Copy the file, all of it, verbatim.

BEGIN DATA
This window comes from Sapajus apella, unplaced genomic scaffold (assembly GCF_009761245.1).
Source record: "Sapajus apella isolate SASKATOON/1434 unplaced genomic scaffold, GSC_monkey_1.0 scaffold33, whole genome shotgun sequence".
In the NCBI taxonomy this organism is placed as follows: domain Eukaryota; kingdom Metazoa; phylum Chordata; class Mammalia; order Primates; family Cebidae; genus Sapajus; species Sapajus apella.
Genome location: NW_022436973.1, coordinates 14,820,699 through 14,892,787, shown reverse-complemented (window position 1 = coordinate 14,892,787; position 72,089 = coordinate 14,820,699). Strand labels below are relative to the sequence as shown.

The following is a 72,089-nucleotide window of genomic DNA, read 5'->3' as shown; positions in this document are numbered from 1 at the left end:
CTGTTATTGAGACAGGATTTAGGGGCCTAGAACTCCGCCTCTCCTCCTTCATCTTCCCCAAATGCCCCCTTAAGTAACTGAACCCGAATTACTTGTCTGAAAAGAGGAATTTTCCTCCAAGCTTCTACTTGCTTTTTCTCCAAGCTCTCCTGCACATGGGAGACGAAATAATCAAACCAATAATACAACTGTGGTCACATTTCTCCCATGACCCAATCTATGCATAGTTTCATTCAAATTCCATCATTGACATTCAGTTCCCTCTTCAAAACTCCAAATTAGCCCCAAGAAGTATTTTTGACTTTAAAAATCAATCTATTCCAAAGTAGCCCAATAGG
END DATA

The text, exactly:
This window comes from Sapajus apella, unplaced genomic scaffold (assembly GCF_009761245.1).
Source record: "Sapajus apella isolate SASKATOON/1434 unplaced genomic scaffold, GSC_monkey_1.0 scaffold33, whole genome shotgun sequence".
In the NCBI taxonomy this organism is placed as follows: domain Eukaryota; kingdom Metazoa; phylum Chordata; class Mammalia; order Primates; family Cebidae; genus Sapajus; species Sapajus apella.
Genome location: NW_022436973.1, coordinates 14,820,699 through 14,892,787, shown reverse-complemented (window position 1 = coordinate 14,892,787; position 72,089 = coordinate 14,820,699). Strand labels below are relative to the sequence as shown.

The following is a 72,089-nucleotide window of genomic DNA, read 5'->3' as shown; positions in this document are numbered from 1 at the left end:
CTGTTATTGAGACAGGATTTAGGGGCCTAGAACTCCGCCTCTCCTCCTTCATCTTCCCCAAATGCCCCCTTAAGTAACTGAACCCGAATTACTTGTCTGAAAAGAGGAATTTTCCTCCAAGCTTCTACTTGCTTTTTCTCCAAGCTCTCCTGCACATGGGAGACGAAATAATCAAACCAATAATACAACTGTGGTCACATTTCTCCCATGACCCAATCTATGCATAGTTTCATTCAAATTCCATCATTGACATTCAGTTCCCTCTTCAAAACTCCAAATTAGCCCCAAGAAGTATTTTTGACTTTAAAAATCAATCTATTCCAAAGTAGCCCAATAGG